6 Tips for Spinning Hemp Yarn from Stephenie Gaustad
Cotton, flax, hemp—yes, please! Has your love affair with spinning included plant fibers? In this excerpt from The Practical Spinner’s Guide: Cotton, Flax, Hemp, Stephenie Gaustad shares six of her best tips for spinning hemp yarn. Spinning hemp employs techniques from both flax and cotton. Read on to find out more about this often misunderstood fiber.
Discussions of hemp, especially of Cannabis sativa, are often clouded with confusion and controversy. This is a pity. It’s both a beautiful and useful fiber with long and illustrious history.
Well before the written word, hemp was used for nets, shelter, and clothing. Early Asian writings indicate that its stalk yielded fiber for yarns and that its seeds yielded oil. During the time of sailing ships and European exploration, hemp was crowned “King of Plant Fibers.” The very word for sailcloth, “canvas,” is derived from Cannabis. Hemp has been spun into a wide range of yarns, from rough, sturdy stuffs for canvas, cordage, and ropes to fine, lustrous yarns for sheer, transparent cloths.
Tips for Spinning Hemp
1. Spin a fine yarn (think “thread” more than “yarn”). Hemp is very strong, and it makes a strong, fine yarn. Like flax, when spun coarsely, it will quickly resemble twisted paper, rope, or burlap.
2. Hemp is stronger when wet, but because it has no pectin, it won’t spin smooth with moisture. Still, you may find that wetting it helps when you’re spinning a fine yarn.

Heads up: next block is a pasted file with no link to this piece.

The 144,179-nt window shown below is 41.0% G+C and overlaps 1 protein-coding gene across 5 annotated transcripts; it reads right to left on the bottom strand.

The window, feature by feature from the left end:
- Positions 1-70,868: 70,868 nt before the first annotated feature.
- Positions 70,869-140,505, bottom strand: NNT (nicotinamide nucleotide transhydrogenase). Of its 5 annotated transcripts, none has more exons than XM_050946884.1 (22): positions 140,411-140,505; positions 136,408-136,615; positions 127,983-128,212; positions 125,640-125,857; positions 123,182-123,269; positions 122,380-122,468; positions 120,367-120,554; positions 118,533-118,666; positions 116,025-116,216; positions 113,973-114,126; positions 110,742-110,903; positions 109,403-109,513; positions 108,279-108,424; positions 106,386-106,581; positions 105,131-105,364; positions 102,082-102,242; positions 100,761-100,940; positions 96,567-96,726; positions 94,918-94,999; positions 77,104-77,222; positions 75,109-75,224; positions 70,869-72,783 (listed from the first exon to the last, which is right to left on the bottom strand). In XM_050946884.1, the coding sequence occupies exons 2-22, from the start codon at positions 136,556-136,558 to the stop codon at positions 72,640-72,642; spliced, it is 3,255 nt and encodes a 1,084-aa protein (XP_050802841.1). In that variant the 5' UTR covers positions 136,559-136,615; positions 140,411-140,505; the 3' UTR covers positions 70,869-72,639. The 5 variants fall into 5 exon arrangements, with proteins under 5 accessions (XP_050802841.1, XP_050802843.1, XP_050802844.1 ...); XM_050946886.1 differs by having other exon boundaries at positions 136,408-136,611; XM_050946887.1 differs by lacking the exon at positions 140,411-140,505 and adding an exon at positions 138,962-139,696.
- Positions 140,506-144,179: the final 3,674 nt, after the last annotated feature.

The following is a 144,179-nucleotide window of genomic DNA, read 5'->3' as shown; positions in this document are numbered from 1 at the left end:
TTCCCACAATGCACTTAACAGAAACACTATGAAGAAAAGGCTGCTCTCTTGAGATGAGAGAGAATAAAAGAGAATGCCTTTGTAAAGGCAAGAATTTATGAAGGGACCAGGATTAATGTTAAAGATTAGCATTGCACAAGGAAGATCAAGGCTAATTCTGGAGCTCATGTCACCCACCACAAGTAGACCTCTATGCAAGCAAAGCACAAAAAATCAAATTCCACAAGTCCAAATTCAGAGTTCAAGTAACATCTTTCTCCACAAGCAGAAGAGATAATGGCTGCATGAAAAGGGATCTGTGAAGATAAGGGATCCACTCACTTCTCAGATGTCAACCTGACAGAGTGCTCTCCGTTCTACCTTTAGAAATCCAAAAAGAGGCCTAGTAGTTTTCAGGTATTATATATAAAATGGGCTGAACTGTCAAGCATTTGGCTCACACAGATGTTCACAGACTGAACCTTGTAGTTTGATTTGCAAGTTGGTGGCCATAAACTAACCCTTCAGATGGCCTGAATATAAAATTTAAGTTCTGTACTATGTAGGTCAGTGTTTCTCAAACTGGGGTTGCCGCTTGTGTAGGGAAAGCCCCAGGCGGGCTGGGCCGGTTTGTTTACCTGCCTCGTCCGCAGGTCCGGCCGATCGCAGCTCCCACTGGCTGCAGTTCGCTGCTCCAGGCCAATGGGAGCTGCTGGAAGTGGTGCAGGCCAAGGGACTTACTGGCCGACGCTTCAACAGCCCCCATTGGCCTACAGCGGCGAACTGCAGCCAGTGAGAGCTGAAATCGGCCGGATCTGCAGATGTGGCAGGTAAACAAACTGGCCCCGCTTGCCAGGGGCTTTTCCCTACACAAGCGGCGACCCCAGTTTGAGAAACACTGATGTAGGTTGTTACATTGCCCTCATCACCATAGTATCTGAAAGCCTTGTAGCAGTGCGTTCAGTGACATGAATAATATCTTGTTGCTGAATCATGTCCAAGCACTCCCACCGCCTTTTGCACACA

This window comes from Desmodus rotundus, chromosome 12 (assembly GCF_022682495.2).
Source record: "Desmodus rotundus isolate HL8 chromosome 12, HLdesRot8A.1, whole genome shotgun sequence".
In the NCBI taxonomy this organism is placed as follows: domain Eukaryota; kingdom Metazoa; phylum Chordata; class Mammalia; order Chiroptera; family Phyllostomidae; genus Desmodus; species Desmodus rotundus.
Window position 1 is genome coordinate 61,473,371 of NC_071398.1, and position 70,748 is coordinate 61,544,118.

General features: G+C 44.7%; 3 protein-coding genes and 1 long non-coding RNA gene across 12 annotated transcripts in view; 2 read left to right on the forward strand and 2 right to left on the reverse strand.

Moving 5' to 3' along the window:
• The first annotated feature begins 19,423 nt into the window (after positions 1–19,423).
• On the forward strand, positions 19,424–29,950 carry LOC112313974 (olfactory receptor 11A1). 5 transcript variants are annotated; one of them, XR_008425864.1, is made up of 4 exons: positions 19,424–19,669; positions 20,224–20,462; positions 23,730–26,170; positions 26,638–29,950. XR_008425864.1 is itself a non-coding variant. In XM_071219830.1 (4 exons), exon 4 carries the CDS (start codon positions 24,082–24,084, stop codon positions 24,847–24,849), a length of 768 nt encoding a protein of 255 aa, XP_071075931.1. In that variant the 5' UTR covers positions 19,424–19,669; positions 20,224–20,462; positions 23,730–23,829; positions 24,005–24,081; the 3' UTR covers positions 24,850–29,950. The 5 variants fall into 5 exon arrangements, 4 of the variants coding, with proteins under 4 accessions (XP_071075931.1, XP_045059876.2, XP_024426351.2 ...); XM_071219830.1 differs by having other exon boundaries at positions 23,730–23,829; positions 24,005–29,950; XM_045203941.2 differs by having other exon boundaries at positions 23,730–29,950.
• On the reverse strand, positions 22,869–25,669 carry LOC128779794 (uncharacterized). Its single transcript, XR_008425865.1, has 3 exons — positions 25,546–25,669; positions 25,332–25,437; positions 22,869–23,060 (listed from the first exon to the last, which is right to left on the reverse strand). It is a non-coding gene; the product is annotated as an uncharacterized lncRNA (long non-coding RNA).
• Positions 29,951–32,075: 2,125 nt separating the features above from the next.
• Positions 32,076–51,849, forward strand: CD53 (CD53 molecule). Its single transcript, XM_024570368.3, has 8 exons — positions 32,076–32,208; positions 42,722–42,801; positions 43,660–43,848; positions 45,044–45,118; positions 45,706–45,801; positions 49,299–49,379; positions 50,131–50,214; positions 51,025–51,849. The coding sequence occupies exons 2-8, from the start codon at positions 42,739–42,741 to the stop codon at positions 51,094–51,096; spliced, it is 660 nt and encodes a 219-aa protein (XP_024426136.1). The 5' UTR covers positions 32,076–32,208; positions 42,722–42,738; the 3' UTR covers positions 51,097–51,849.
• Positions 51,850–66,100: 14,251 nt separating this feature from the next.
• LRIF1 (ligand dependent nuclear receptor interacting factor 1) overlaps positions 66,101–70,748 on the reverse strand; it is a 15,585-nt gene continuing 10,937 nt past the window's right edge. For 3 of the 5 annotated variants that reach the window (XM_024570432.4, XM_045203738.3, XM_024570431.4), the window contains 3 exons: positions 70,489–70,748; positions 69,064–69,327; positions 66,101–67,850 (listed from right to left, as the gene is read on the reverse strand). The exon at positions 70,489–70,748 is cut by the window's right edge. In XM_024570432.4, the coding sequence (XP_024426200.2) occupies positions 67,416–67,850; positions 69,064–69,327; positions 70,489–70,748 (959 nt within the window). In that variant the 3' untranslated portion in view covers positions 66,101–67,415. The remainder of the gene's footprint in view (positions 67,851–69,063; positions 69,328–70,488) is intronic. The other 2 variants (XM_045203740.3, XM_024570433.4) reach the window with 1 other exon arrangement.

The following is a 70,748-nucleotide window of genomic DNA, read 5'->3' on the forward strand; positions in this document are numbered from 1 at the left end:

3. To spin a fine yarn, the drafting zone should be sheer enough to see through. Therefore, you’ll generally want to draft back or pull out faster than you normally would for robust yarns.
4. Change hooks on the flyer frequently to prevent great “mountains” from forming on the bobbin. The wiry hemp yarn will slide down the mountains to disastrous result. The care you take when you wind onto the bobbin will pay off when you unwind it.
5. Don’t try to break the yarn between your hands. Use scissors.
6. Spin a consistent-sized yarn, spreading the twist evenly along it. As you spin hemp (or flax), if your yarn breaks, leaving a blunt end that looks scissorcut, it means that so much twist accumulated in a fine section of yarn it actually ruptured the yarn.
Featured Image: Hemp is absorbent and cool to the touch, perfect for summer.
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